Look at CPT 22015 (Incision and drainage, open, of deep abscess (subfascial), posterior spine; lumbar, sacral, or lumbosacral) to see if this is supported by the operative note.  Additionally, you may report 97605 or 97606 for the wound V.A.C. device depending on the size documented.  Remember to append modifier 78 to the CPT codes for this unplanned procedure during the postoperative global period.

Intraoperative Fluoroscopy and Spine Surgery

October 29, 2010


Question:

Our spine surgeon uses intraoperative fluoroscopy during procedures and wants to know if this is billable separately during a lumbar discectomy/fusion.

Answer:

In open spine procedures, the fluoroscopy is typically performed to verify the location as part of the procedure.  Therefore, intraoperative fluoroscopy during open spine procedures such as a laminectomy, or discectomy, or fusion is considered an integral part of the procedure and is not separately reportable using a CPT code such as 77003 or 76000. 

Intervertebral Device Code (22851)

October 14, 2010

Question:

If two PEEK devices are used at the same interspace (right and left sides), can we bill for two?

Answer:

CPT 22851 states: Application of intervertebral biomechanical device(s) (eg, synthetic cage(s), threaded bone dowel(s), methylmethacrylate) to vertebral defect or interspace (List separately in addition to code for primary procedure).  The code says “device(s)” which means the singular or plural form of device.  Therefore, use one code (22851) to describe any number of devices in the interspace.  Do not report 22851 with modifier 50 (bilateral procedure) or more than once per interspace or defect.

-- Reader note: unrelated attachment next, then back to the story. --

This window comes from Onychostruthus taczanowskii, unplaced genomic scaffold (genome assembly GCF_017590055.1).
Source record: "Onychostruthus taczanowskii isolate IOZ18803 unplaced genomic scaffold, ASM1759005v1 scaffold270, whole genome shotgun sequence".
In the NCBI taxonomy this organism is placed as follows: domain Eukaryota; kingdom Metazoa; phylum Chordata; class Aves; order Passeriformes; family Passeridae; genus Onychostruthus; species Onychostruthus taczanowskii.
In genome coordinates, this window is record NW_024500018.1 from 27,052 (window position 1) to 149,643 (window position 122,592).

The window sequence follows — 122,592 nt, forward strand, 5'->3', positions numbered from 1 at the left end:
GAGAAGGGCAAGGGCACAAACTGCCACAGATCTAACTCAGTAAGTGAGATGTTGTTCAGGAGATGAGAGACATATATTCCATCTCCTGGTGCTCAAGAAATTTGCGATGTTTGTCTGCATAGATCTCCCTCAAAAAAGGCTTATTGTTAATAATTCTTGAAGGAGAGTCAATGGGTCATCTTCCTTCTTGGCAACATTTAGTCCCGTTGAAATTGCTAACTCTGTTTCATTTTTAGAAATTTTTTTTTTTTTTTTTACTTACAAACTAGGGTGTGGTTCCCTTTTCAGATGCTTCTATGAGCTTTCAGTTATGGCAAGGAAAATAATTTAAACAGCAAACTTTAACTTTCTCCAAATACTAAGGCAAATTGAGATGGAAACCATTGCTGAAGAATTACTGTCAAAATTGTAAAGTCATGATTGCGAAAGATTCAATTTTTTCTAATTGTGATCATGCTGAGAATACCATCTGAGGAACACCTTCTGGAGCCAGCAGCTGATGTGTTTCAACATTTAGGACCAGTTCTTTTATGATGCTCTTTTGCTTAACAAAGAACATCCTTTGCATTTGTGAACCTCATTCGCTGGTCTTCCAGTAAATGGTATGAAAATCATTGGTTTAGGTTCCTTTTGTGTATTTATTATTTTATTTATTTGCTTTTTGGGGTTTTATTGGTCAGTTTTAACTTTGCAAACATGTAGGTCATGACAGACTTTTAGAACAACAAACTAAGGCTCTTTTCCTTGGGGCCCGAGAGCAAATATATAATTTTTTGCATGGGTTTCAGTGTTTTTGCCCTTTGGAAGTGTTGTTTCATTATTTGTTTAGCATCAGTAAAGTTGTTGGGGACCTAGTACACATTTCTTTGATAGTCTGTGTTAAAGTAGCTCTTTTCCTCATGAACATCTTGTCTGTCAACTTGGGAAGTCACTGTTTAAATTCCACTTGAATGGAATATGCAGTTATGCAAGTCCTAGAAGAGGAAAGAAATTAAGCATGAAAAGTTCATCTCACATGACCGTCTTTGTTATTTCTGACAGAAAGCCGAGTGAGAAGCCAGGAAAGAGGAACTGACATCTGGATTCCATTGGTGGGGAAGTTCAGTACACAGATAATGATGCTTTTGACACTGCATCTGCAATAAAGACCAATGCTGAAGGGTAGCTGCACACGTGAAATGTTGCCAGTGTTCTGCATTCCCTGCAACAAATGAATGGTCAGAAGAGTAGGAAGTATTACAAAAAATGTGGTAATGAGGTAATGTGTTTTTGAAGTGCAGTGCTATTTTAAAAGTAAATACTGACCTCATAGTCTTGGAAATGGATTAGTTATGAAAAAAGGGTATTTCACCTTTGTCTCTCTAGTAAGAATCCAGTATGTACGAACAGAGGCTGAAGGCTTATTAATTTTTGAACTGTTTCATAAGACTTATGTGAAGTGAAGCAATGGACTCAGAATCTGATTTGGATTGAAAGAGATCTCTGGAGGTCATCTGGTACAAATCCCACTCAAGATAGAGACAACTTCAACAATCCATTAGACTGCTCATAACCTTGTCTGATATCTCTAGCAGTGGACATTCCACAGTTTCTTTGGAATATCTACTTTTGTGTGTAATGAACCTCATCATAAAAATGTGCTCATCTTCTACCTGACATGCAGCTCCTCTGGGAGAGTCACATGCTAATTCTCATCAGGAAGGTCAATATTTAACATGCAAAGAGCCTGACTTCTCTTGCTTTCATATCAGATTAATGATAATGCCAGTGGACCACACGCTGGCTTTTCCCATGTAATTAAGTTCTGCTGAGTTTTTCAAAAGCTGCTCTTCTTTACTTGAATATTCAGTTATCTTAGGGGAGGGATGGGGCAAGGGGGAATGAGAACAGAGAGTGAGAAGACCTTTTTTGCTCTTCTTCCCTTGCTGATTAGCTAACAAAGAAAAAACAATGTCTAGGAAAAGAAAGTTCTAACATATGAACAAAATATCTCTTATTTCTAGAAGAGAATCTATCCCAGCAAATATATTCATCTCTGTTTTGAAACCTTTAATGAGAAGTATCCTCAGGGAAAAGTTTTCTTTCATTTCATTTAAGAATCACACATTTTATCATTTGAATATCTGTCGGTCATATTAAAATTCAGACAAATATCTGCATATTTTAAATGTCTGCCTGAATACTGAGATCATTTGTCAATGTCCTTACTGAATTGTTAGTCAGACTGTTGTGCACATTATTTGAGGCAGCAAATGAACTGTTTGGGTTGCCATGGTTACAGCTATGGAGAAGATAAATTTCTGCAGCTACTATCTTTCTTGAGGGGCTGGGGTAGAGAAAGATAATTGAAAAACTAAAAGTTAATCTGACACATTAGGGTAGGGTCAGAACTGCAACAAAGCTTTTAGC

Intraoperative Injection of Steroid

September 30, 2010

Question:

Kim, thank you for coming on-site to provide coding education for my partners and staff.  We found the course extremely valuable and really liked the fact that we had you all to ourselves!  I have a question I forgot to ask when you were here.

When billing 63030, can we also bill code 62311 with modifier 59 when we inject steroid into the operative field for postoperative pain management? 

Answer: